On Thu, Aug 23, 2012 at 8:41 PM, Richard Ruquist <yann...@gmail.com> wrote:
> This is what Chalmers says in the 95 paper you link about the second
> Penrose argument, the one in my paper:
> " 3.5 As far as I can determine, this argument is free of the obvious
> flaws that plague other Gödelian arguments, such as Lucas's argument and
> Penrose's earlier arguments. If it is flawed, the flaws lie deeper. It is
> true that the argument has a feeling of achieving its conclusion as if by
> magic. One is tempted to say: "why couldn't F itself engage in just the
> same reasoning?". But although there are various directions in which one
> might try to attack the argument, no knockdown refutation immediately
> presents itself. For this reason, the argument is quite challenging.
> Compared to previous versions, this argument is much more worthy of
> attention from supporters of AI. "
> Chalmers finally concludes that the flaw for Godel, which Penrose also
> assumed, is the assumption that we can know we are sound. So the other way
> around, if Godel is correct, so is the Penrose second argument, which
> Chalmers confirmed. However, Chalmers seems to be saying the Godel is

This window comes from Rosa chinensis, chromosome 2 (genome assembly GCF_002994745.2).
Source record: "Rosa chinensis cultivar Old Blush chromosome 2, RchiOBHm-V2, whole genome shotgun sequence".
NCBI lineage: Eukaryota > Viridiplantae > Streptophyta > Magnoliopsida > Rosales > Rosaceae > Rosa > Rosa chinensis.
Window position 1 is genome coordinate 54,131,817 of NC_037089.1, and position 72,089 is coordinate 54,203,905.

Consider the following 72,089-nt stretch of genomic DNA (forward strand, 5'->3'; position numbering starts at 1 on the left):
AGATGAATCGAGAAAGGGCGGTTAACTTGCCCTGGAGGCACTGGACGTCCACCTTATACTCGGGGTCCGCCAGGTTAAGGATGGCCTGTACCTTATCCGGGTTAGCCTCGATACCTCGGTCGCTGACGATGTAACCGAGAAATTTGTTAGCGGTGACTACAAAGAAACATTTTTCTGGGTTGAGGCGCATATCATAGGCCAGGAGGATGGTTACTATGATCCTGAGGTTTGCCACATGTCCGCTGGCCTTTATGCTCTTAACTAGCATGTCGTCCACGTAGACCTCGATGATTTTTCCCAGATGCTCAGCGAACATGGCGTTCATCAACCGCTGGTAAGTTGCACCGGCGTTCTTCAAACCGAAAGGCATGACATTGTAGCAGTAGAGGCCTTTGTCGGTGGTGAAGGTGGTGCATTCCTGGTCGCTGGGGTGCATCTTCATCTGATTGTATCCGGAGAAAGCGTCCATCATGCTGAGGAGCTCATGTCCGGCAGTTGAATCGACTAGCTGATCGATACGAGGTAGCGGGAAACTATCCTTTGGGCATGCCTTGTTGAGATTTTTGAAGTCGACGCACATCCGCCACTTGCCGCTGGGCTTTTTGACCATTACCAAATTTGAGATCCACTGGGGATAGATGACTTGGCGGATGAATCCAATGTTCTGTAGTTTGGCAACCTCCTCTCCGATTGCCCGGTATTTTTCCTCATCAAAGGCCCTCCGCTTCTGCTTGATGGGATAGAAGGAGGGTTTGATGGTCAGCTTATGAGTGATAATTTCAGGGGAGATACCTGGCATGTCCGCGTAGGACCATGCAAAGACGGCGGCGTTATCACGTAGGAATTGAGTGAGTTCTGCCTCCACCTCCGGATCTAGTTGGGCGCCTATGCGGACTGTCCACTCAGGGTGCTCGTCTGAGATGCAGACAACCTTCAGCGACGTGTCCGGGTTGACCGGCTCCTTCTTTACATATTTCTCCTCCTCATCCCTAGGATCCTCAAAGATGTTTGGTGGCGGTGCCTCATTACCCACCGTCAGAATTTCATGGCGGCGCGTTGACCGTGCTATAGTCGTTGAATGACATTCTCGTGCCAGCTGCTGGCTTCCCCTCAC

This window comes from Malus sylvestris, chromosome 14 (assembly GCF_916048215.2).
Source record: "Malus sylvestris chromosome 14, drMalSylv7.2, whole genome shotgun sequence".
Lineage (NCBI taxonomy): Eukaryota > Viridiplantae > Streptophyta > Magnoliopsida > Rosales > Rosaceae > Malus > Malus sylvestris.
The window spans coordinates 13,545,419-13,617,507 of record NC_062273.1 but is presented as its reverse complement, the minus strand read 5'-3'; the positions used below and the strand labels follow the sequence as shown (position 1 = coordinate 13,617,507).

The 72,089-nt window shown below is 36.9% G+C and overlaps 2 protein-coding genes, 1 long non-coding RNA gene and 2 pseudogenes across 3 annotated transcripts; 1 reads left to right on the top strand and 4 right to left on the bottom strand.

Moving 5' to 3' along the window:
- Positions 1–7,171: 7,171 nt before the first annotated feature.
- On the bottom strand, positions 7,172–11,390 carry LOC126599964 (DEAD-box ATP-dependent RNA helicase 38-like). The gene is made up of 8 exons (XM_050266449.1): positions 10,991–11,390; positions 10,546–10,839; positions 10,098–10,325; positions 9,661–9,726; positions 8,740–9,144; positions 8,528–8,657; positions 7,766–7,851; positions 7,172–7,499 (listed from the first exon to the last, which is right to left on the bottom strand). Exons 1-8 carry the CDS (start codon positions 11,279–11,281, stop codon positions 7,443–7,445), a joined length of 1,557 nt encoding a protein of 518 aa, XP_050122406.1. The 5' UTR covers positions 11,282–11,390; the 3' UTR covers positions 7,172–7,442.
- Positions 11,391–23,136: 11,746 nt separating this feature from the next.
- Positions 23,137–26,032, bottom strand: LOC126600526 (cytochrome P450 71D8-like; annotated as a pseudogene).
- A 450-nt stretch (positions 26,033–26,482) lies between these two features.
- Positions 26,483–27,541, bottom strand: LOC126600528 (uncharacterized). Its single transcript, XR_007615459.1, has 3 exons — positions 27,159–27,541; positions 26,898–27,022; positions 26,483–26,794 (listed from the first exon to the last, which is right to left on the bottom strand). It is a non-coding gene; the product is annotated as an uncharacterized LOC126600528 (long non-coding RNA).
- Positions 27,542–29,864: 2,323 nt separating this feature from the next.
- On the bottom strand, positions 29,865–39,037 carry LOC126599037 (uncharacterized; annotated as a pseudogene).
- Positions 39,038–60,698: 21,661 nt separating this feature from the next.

> incorrect, hardly a basis for my paper.
What do you mean "the flaw for Godel"? There is no doubt that Godel's
mathematical proof is correct, and if you think Chalmers is suggesting any
such doubt in his paper you are misreading him. The argument he's talking
about is one specifically concerning human intelligence, which Godel's
mathematical proof says nothing about (Godel did offer some brief comments
about the implications of his mathematical proof for human intelligence,
but they were very brief and somewhat ambiguous, see
http://www.iep.utm.edu/lp-argue/#H4 ). And I already quoted his conclusions
about the second argument, after the section you quote above: that although
Chalmers agrees that Penrose's second argument does show that *either* our
reasoning cannot be captured by a formal system *or* that we cannot be sure
our reasoning is sound, Chalmers thinks Penrose is wrong to prefer the
first option rather than the second.
> Personally, when I am sound, I know I am sound. When I am unsound I
> usually know that I am unsound. However, psychosis runs in my family, and
> many times I have watched a relative lapse into psychosis without him
> realizing it.
Chalmers/Penrose aren't talking about "sound" in the ordinary colloquial
sense of sanity or anything like that, they're talking about soundness in
the sense of perfect mathematical certainty that there is absolutely no
chance--not even a chance of 1 in 10^1000000000 or smaller, say--that they